At 11:08 p.m., Mendoza hears the best six words he may ever hear:

"Okay, man. You're free to go."

The detectives are exhausted, but Ballentine has one more task to complete before he calls it a night.

At 11:30, he calls Gabe Cruz's cousin, Rene.

"We've arrested her and charged her with first-degree murder," he says. "There's another guy involved, and we're going to get him soon."

He also calls Chris Ferschke, the bartender whose love for his missing friend was the catalyst for this sad case's successful resolution.


During the late morning of March 22, Phoenix police officer Bobby Madeira sees a young man near 29th Avenue and Buckeye Road who fits the description of murder suspect Richard Enos.

Madeira has been alerted that Enos' mother lives in the neighborhood, and he's been keeping an eye out for the youth.

Enos takes off running as the officer turns his squad car around, hopping fences and running through yards.

Madeira gives chase on foot, and eventually subdues the 17-year-old at a wall that the youngster is about to scale.

He won't give his name at first, but soon concedes he is Enos.

Word quickly gets to Jack Ballentine, who drives to the scene and introduces himself to Enos. He also speaks by phone to Enos' mother and says she can attend her son's interview at the police station if she wishes. She doesn't show up.

Richard Enos, known as "Troll" on the street, is wearing a dark-blue hooded sweatshirt and dirty jeans. A sleepy-eyed kid with a distracted demeanor, Enos is no stranger to the criminal-justice system. At 14, he'd been detained for stabbing a stranger several times during a robbery in south Phoenix.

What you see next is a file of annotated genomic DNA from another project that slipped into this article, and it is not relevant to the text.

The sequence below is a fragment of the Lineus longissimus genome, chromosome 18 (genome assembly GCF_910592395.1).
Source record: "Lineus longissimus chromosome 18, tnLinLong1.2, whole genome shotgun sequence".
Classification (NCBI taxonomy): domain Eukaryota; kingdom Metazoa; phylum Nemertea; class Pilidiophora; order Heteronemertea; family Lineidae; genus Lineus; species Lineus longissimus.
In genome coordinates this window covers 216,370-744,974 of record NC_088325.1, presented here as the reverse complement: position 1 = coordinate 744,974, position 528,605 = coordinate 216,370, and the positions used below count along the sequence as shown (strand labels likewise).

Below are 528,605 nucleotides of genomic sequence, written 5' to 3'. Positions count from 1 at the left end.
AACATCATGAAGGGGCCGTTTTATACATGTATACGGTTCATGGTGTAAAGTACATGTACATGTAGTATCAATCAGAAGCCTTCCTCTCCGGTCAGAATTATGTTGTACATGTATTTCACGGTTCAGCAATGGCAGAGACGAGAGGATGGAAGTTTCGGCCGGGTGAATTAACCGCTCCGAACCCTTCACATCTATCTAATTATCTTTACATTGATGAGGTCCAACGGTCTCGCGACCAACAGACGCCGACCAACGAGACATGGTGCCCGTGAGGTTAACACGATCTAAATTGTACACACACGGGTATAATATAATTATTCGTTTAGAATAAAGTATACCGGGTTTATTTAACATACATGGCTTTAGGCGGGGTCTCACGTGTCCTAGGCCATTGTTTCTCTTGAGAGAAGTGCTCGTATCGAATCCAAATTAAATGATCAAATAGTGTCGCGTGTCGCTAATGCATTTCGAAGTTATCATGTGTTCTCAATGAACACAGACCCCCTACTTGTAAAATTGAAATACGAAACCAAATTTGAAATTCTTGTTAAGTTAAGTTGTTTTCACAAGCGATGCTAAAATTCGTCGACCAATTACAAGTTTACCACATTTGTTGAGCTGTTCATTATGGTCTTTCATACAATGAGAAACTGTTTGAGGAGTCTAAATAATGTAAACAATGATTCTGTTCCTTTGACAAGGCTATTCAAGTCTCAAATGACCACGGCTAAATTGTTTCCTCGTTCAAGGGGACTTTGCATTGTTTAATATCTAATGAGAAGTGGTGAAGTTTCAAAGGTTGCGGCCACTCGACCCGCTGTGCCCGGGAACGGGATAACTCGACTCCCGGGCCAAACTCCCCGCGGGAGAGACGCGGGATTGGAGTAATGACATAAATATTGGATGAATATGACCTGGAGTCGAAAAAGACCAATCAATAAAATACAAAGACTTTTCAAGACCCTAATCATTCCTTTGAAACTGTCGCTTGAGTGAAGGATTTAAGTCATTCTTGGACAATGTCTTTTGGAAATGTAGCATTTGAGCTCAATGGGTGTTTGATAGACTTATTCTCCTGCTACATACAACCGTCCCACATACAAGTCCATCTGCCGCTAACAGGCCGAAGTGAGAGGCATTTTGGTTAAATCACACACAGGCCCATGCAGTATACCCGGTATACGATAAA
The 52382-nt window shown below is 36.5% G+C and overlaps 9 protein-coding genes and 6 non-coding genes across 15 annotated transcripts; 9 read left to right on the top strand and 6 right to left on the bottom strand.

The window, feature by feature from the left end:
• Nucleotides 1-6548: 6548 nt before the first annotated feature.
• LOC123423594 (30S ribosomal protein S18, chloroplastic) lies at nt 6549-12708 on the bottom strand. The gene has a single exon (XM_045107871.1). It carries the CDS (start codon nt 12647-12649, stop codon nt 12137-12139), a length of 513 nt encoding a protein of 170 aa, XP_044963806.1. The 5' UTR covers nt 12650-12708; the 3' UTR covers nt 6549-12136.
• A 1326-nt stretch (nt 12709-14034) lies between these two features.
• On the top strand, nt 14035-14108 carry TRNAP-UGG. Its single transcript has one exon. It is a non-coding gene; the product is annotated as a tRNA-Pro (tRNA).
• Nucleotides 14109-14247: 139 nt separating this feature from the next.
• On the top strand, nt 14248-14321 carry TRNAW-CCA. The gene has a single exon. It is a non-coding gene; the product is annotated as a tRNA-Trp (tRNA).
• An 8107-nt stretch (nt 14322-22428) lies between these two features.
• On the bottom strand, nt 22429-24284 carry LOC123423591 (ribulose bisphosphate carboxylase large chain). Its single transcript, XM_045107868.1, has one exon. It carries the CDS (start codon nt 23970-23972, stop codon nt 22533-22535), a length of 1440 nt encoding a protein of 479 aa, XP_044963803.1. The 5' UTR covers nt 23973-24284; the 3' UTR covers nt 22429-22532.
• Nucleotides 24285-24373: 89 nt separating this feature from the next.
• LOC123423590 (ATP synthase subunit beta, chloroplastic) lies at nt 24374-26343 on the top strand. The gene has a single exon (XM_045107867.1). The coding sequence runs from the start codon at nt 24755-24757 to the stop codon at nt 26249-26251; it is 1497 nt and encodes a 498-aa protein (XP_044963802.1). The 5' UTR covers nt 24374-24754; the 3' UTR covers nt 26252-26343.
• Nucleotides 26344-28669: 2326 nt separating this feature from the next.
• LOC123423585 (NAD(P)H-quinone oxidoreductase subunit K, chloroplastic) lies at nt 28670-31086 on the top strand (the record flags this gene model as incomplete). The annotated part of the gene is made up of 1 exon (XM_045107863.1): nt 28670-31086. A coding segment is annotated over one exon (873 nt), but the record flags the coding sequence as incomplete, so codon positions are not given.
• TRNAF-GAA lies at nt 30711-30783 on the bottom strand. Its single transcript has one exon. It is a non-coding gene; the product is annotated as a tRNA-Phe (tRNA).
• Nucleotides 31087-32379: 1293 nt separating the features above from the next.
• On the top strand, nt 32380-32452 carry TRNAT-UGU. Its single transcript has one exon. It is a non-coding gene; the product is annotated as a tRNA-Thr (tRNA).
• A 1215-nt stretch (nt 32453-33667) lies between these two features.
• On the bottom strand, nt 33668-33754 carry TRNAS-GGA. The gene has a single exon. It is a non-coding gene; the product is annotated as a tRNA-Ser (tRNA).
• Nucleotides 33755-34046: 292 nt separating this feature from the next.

He's spent a majority of his teenage years locked up someplace.

Back at the police station, Enos tells Ballentine that he's recently been sleeping in an alley near his mother's home.

"You obviously know why I'm here," the detective tells him. "I'm not passing judgment on anything. My job is basically to be your voice . . . because I already know everything. The finger's been pointed all over you."

One of Enos' knees begins to twitch uncontrollably.

"[Samantha] told her story," Ballentine continues, "and there are issues with that story. If you think I'm a bullshitter, look me right in the eye and listen to me. I'm not bullshitting you."

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2 comments
sandrajeanharvey
sandrajeanharvey

Sam & Richard are my family they are hurting well in prison. I still love them and feel for them. they had a very hard life growing up, no excuse for what they did. please pray for them they are human. as the years go by, I hope they know that god does for give.

sandrajeanharvey
sandrajeanharvey

Sam & Richard are my family they are hurting well in prison. I still love them and feel for them. they had a very hard life growing up, no excuse for what they did. please pray for them they are human. as the years go by, I hope they know that god does for give.